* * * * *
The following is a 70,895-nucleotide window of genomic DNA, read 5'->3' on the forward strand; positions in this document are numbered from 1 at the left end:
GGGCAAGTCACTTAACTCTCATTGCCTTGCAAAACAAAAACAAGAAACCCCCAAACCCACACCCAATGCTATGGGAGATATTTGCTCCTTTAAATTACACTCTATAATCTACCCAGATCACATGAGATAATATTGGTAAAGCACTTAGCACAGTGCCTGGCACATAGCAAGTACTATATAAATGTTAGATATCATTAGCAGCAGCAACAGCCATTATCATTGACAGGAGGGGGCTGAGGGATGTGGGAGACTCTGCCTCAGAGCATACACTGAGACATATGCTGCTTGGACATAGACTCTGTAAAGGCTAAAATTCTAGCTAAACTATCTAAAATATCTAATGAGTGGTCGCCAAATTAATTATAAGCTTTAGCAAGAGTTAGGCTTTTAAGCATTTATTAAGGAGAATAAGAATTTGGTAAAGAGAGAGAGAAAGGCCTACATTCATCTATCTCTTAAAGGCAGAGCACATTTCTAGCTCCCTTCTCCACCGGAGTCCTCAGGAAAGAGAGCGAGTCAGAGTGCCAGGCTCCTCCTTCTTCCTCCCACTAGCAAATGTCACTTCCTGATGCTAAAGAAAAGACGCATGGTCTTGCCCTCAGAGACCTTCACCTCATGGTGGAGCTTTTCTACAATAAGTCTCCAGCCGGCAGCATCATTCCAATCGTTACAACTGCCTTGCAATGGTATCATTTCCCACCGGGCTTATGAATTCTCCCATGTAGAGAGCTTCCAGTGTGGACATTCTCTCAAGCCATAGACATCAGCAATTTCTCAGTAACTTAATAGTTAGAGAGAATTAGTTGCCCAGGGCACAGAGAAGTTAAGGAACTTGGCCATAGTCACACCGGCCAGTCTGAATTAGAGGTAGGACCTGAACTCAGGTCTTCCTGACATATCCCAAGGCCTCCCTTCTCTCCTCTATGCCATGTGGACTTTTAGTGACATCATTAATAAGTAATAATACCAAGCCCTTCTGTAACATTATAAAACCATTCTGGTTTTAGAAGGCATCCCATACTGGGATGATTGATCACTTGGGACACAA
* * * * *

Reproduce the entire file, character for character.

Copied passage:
The following is a 70,895-nucleotide window of genomic DNA, read 5'->3' on the forward strand; positions in this document are numbered from 1 at the left end:
GGGCAAGTCACTTAACTCTCATTGCCTTGCAAAACAAAAACAAGAAACCCCCAAACCCACACCCAATGCTATGGGAGATATTTGCTCCTTTAAATTACACTCTATAATCTACCCAGATCACATGAGATAATATTGGTAAAGCACTTAGCACAGTGCCTGGCACATAGCAAGTACTATATAAATGTTAGATATCATTAGCAGCAGCAACAGCCATTATCATTGACAGGAGGGGGCTGAGGGATGTGGGAGACTCTGCCTCAGAGCATACACTGAGACATATGCTGCTTGGACATAGACTCTGTAAAGGCTAAAATTCTAGCTAAACTATCTAAAATATCTAATGAGTGGTCGCCAAATTAATTATAAGCTTTAGCAAGAGTTAGGCTTTTAAGCATTTATTAAGGAGAATAAGAATTTGGTAAAGAGAGAGAGAAAGGCCTACATTCATCTATCTCTTAAAGGCAGAGCACATTTCTAGCTCCCTTCTCCACCGGAGTCCTCAGGAAAGAGAGCGAGTCAGAGTGCCAGGCTCCTCCTTCTTCCTCCCACTAGCAAATGTCACTTCCTGATGCTAAAGAAAAGACGCATGGTCTTGCCCTCAGAGACCTTCACCTCATGGTGGAGCTTTTCTACAATAAGTCTCCAGCCGGCAGCATCATTCCAATCGTTACAACTGCCTTGCAATGGTATCATTTCCCACCGGGCTTATGAATTCTCCCATGTAGAGAGCTTCCAGTGTGGACATTCTCTCAAGCCATAGACATCAGCAATTTCTCAGTAACTTAATAGTTAGAGAGAATTAGTTGCCCAGGGCACAGAGAAGTTAAGGAACTTGGCCATAGTCACACCGGCCAGTCTGAATTAGAGGTAGGACCTGAACTCAGGTCTTCCTGACATATCCCAAGGCCTCCCTTCTCTCCTCTATGCCATGTGGACTTTTAGTGACATCATTAATAAGTAATAATACCAAGCCCTTCTGTAACATTATAAAACCATTCTGGTTTTAGAAGGCATCCCATACTGGGATGATTGATCACTTGGGACACAA